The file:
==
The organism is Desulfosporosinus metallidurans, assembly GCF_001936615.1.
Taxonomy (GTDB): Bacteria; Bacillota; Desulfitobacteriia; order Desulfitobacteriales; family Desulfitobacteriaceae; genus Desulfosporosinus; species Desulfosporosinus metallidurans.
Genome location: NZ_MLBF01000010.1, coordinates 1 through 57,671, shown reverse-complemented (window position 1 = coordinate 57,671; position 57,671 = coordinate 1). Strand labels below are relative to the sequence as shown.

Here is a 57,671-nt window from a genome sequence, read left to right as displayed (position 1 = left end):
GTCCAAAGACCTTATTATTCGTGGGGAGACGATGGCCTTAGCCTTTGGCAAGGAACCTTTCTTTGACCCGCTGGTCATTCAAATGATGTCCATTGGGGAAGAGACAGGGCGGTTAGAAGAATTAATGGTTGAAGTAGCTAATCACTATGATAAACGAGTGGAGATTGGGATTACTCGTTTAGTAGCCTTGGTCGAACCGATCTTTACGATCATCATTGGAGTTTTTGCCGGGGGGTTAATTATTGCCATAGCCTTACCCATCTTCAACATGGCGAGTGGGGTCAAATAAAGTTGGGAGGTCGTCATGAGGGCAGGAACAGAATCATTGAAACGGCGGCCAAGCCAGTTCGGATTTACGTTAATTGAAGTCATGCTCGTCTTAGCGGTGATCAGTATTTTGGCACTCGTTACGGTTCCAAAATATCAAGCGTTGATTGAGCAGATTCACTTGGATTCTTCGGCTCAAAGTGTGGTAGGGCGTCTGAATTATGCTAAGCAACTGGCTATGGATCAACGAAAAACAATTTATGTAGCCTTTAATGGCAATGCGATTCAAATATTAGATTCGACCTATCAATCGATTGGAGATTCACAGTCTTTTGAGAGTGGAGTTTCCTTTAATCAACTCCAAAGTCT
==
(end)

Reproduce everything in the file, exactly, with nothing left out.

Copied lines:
The organism is Desulfosporosinus metallidurans, assembly GCF_001936615.1.
Taxonomy (GTDB): Bacteria; Bacillota; Desulfitobacteriia; order Desulfitobacteriales; family Desulfitobacteriaceae; genus Desulfosporosinus; species Desulfosporosinus metallidurans.
Genome location: NZ_MLBF01000010.1, coordinates 1 through 57,671, shown reverse-complemented (window position 1 = coordinate 57,671; position 57,671 = coordinate 1). Strand labels below are relative to the sequence as shown.

Here is a 57,671-nt window from a genome sequence, read left to right as displayed (position 1 = left end):
GTCCAAAGACCTTATTATTCGTGGGGAGACGATGGCCTTAGCCTTTGGCAAGGAACCTTTCTTTGACCCGCTGGTCATTCAAATGATGTCCATTGGGGAAGAGACAGGGCGGTTAGAAGAATTAATGGTTGAAGTAGCTAATCACTATGATAAACGAGTGGAGATTGGGATTACTCGTTTAGTAGCCTTGGTCGAACCGATCTTTACGATCATCATTGGAGTTTTTGCCGGGGGGTTAATTATTGCCATAGCCTTACCCATCTTCAACATGGCGAGTGGGGTCAAATAAAGTTGGGAGGTCGTCATGAGGGCAGGAACAGAATCATTGAAACGGCGGCCAAGCCAGTTCGGATTTACGTTAATTGAAGTCATGCTCGTCTTAGCGGTGATCAGTATTTTGGCACTCGTTACGGTTCCAAAATATCAAGCGTTGATTGAGCAGATTCACTTGGATTCTTCGGCTCAAAGTGTGGTAGGGCGTCTGAATTATGCTAAGCAACTGGCTATGGATCAACGAAAAACAATTTATGTAGCCTTTAATGGCAATGCGATTCAAATATTAGATTCGACCTATCAATCGATTGGAGATTCACAGTCTTTTGAGAGTGGAGTTTCCTTTAATCAACTCCAAAGTCT